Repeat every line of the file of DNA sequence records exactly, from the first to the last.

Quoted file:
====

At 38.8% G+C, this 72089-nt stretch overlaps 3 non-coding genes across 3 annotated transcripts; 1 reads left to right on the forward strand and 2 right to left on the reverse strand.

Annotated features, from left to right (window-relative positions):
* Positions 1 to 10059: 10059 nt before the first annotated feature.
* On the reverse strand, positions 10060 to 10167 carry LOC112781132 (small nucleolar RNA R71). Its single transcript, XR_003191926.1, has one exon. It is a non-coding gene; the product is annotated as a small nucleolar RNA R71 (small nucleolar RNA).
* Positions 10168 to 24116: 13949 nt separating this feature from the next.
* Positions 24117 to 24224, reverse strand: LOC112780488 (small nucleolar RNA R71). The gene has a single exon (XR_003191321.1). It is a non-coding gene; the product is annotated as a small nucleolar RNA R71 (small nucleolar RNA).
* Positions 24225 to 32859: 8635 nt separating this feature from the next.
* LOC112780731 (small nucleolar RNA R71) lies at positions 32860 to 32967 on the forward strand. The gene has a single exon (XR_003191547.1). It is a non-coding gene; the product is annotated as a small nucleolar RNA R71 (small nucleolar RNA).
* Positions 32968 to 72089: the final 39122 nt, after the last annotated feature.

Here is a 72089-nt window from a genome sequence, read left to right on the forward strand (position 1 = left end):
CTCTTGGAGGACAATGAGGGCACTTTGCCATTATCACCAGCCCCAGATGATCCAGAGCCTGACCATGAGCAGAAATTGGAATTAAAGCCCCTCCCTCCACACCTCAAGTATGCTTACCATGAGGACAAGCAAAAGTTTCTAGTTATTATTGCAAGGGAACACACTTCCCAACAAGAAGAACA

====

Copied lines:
At 38.8% G+C, this 72089-nt stretch overlaps 3 non-coding genes across 3 annotated transcripts; 1 reads left to right on the forward strand and 2 right to left on the reverse strand.

Annotated features, from left to right (window-relative positions):
* Positions 1 to 10059: 10059 nt before the first annotated feature.
* On the reverse strand, positions 10060 to 10167 carry LOC112781132 (small nucleolar RNA R71). Its single transcript, XR_003191926.1, has one exon. It is a non-coding gene; the product is annotated as a small nucleolar RNA R71 (small nucleolar RNA).
* Positions 10168 to 24116: 13949 nt separating this feature from the next.
* Positions 24117 to 24224, reverse strand: LOC112780488 (small nucleolar RNA R71). The gene has a single exon (XR_003191321.1). It is a non-coding gene; the product is annotated as a small nucleolar RNA R71 (small nucleolar RNA).
* Positions 24225 to 32859: 8635 nt separating this feature from the next.
* LOC112780731 (small nucleolar RNA R71) lies at positions 32860 to 32967 on the forward strand. The gene has a single exon (XR_003191547.1). It is a non-coding gene; the product is annotated as a small nucleolar RNA R71 (small nucleolar RNA).
* Positions 32968 to 72089: the final 39122 nt, after the last annotated feature.

Here is a 72089-nt window from a genome sequence, read left to right on the forward strand (position 1 = left end):
CTCTTGGAGGACAATGAGGGCACTTTGCCATTATCACCAGCCCCAGATGATCCAGAGCCTGACCATGAGCAGAAATTGGAATTAAAGCCCCTCCCTCCACACCTCAAGTATGCTTACCATGAGGACAAGCAAAAGTTTCTAGTTATTATTGCAAGGGAACACACTTCCCAACAAGAAGAACA